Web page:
Impact of informed-choice invitations on diabetes screening knowledge, attitude and intentions: an analogue study.
BMC Public Health 2010 ; 10: 768.
DOI : 10.1186/1471-2458-10-768
PubMed ID : 21167033
PMCID : PMC3019193
Despite concerns that facilitating informed choice would decrease diabetes screening uptake, 'informed choice' invitations that increased knowledge did not affect attendance (the DICISION trial). We explored possible reasons using data from an experimental analogue study undertaken to develop the invitations. We tested a model of the impact on knowledge, attitude and intentions of a diabetes screening invitation designed to facilitate informed choices.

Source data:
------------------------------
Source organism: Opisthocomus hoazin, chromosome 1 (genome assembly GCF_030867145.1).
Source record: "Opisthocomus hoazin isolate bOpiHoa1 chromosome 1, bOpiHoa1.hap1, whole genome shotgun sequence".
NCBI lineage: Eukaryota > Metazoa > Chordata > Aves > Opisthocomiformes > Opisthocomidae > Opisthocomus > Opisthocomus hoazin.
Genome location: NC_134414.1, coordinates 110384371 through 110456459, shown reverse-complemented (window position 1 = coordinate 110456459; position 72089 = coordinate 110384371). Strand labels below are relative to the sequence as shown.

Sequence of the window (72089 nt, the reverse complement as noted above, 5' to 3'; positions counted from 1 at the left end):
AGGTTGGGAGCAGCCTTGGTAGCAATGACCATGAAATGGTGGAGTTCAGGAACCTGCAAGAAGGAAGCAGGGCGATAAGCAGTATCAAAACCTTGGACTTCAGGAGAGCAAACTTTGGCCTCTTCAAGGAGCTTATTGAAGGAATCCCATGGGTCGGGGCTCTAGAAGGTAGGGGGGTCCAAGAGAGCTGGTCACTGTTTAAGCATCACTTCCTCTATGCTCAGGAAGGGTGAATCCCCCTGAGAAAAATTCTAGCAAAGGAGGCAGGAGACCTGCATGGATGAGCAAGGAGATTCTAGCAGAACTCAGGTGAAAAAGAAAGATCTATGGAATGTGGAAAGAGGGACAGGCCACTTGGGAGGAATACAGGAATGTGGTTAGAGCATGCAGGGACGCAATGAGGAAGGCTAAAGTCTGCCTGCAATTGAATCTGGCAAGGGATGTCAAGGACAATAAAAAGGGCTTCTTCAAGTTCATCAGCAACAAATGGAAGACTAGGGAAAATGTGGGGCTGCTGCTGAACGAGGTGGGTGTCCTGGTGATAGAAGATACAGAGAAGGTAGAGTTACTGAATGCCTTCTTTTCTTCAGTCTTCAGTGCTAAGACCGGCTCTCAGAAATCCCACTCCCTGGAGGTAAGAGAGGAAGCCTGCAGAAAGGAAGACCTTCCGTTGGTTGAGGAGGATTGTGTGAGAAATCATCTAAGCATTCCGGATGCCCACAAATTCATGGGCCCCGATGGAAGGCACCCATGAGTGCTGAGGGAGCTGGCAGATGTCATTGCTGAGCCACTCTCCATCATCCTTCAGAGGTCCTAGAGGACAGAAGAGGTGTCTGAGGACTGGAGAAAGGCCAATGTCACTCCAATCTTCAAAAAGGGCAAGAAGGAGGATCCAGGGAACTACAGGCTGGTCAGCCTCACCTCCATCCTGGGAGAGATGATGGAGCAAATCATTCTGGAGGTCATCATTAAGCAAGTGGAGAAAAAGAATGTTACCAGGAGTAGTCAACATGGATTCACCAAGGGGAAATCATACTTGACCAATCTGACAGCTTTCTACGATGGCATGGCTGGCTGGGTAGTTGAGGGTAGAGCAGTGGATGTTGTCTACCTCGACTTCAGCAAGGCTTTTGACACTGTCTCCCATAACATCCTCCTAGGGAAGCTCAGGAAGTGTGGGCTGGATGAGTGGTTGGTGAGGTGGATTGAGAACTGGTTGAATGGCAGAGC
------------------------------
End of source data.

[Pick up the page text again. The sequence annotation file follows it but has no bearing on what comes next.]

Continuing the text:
417 men and women aged 40-69 recruited from town centres in the UK were randomised to receive either an invitation for diabetes screening designed to facilitate informed choice or a standard type of invitation. Knowledge of the invitation, attitude towards diabetes screening, and intention to attend for diabetes screening were assessed two weeks later.
Attitude was a strong predictor of screening intentions (β = .64, p = .001). Knowledge added to the model but was a weak predictor of intentions (β = .13, p = .005). However, invitation type did not predict attitudes towards screening but did predict knowledge (β = -.45, p = .001), which mediated a small effect of invitation type on intention (indirect β = -.06, p = .017).
These findings may explain why information about the benefits and harms of screening did not reduce diabetes screening attendance in the DICISION trial.